Living like it’s 9/12 again
Among all the posts remembering 9/11, one stood out for me.
I miss 9/12. I would never want another 9/11, but I miss the America of 9/12. Stores ran out of flags to sell because they were being flown everywhere. People were Americans before they were upper/lower class, Jewish/Christian, Republican/Democrat. We hugged people without caring if they ate Chic-Fil-A or wore Nikes.
There was a kindness to 9/12 that I hadn’t really seen in my lifetime. My dad was a Vietnam Vet; on top of the PTSD that he never talked about, he had to deal with how his fellow Americans treated him when he got back from the war. That stuck with him. I could tell as I was growing up that he had really never let that go. It’s possible that’s where my interest in history came from, trying to understand why things happened the way they did during that time. Why Americans treated each other so badly during a time that should have united them.
I hear it a lot in our line of work too. Sometimes there isn’t much kindness, even though the nursing profession is deeply rooted in it. It’s super easy for an agency to get caught up in the economics of 13 weeks of a contract and forget that there is a person treating patients on the other end. I heard it over and over again this past weekend at TravCon from nurses with other companies. “My recruiter only calls me to yell at me.” I was astounded at how many times this came up. At the same time, we were asked by a number of companies how we can attract so many nurses to our pre-show events. Or how we built such amazing brand loyalty. Do they not see the connection? Kindness doesn’t always equal profit – maybe that’s their problem? Doing the right thing means losing money in the short-term sometimes. That’s true on both ends. But doing the right thing and kindness go hand in hand.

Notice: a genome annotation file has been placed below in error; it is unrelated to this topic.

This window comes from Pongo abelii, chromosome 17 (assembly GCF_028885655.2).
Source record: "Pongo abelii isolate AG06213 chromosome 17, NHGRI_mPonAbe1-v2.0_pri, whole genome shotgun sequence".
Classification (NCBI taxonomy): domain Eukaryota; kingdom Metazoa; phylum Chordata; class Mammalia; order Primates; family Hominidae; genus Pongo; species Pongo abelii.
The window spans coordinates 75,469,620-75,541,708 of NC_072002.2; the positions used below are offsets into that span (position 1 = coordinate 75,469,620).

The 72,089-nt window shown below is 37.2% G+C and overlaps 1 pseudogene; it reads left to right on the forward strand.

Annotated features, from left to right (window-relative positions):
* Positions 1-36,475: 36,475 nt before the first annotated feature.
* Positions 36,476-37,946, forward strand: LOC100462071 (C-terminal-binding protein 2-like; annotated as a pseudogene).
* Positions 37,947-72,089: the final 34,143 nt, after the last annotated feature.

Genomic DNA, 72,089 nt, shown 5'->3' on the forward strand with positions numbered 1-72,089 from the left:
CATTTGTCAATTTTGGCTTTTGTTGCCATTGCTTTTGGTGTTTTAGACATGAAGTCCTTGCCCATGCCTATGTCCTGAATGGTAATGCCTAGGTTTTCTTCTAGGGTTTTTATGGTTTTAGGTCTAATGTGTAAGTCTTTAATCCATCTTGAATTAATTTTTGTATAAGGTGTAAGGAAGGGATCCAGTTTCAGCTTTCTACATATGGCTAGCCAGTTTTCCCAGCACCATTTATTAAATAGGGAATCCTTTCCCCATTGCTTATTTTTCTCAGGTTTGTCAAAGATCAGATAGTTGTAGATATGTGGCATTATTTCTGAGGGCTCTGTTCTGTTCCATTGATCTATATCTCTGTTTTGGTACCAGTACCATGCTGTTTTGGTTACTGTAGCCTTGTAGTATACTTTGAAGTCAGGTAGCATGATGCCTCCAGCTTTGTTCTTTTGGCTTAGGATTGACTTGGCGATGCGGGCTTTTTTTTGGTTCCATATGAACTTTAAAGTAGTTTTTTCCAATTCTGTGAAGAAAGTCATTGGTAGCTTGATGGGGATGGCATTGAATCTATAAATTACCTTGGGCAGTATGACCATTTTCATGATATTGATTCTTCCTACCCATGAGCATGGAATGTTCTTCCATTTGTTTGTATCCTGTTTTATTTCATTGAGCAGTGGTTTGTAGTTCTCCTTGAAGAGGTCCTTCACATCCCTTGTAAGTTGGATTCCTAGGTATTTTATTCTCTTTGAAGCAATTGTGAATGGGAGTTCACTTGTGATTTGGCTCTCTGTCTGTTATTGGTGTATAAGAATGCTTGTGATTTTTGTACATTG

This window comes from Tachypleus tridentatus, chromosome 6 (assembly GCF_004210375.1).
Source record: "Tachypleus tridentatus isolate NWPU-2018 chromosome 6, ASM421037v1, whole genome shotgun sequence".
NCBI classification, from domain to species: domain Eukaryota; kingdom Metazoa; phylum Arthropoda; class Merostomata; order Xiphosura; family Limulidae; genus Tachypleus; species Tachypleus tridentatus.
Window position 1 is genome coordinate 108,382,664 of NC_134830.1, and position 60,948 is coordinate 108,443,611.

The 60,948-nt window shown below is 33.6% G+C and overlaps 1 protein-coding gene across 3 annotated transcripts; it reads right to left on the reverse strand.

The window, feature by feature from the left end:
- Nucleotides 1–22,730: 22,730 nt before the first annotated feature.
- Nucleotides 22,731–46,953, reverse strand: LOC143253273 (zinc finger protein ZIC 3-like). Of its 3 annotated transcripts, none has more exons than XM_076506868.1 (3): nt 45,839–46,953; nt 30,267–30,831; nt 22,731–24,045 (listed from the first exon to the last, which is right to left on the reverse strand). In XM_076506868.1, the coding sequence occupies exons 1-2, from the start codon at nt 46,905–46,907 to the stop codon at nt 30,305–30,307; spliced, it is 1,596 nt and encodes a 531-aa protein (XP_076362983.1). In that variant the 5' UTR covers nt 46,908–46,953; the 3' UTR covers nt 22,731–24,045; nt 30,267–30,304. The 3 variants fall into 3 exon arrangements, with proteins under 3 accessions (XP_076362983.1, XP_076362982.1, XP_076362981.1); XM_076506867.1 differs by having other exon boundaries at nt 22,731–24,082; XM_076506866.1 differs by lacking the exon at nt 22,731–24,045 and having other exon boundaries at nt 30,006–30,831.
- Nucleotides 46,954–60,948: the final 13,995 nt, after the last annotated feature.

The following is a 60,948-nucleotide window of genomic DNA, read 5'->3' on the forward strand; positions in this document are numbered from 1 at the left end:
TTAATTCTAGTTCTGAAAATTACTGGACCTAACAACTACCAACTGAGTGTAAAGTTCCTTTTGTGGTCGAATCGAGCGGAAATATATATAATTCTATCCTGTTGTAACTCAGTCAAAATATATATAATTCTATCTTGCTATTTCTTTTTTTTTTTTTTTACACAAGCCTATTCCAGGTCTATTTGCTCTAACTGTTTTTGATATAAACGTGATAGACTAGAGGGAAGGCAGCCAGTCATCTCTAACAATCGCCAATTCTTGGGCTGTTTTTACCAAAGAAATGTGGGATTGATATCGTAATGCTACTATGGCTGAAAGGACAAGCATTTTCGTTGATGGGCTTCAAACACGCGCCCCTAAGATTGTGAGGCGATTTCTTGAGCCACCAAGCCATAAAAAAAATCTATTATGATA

One of my favorite guys to watch on the web right now is Gary Vaynerchuk. He’s been talking about kindness for a while now, and recently he wrote “Think about it. How many times have you done something that’s affected a person’s life entirely based on how you felt about them?” He went on to say “and when you come from that place, you’ll get more opportunities than you know what to do with.” This past weekend, my heart was full. The love and support from every nurse we met in Las Vegas was almost overwhelming. Living and working everyday with kindness, compassion and understanding isn’t a weakness. In our line of work, it’s a positive force for good that has driven us forward. It’s the bigger picture that matters. It’s like living every day like it’s 9/12 again. From the smallest gestures to the largest, they all make a difference. All of us could be a little more kind. All of us could live again like we did on 9/12.